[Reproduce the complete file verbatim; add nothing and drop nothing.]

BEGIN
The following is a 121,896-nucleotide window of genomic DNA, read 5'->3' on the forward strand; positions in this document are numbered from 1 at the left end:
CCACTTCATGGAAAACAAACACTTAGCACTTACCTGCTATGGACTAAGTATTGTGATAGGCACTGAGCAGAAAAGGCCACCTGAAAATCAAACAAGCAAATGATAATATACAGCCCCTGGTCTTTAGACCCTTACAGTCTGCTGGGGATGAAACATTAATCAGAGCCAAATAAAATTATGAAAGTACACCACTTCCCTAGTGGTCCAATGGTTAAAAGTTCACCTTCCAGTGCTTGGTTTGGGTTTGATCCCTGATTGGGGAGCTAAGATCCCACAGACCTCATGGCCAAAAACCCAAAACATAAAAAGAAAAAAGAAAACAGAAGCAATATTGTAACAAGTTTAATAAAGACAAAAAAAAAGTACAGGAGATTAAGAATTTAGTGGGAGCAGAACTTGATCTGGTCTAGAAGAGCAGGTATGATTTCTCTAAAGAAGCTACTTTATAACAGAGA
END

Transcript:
The following is a 121,896-nucleotide window of genomic DNA, read 5'->3' on the forward strand; positions in this document are numbered from 1 at the left end:
CCACTTCATGGAAAACAAACACTTAGCACTTACCTGCTATGGACTAAGTATTGTGATAGGCACTGAGCAGAAAAGGCCACCTGAAAATCAAACAAGCAAATGATAATATACAGCCCCTGGTCTTTAGACCCTTACAGTCTGCTGGGGATGAAACATTAATCAGAGCCAAATAAAATTATGAAAGTACACCACTTCCCTAGTGGTCCAATGGTTAAAAGTTCACCTTCCAGTGCTTGGTTTGGGTTTGATCCCTGATTGGGGAGCTAAGATCCCACAGACCTCATGGCCAAAAACCCAAAACATAAAAAGAAAAAAGAAAACAGAAGCAATATTGTAACAAGTTTAATAAAGACAAAAAAAAAGTACAGGAGATTAAGAATTTAGTGGGAGCAGAACTTGATCTGGTCTAGAAGAGCAGGTATGATTTCTCTAAAGAAGCTACTTTATAACAGAGA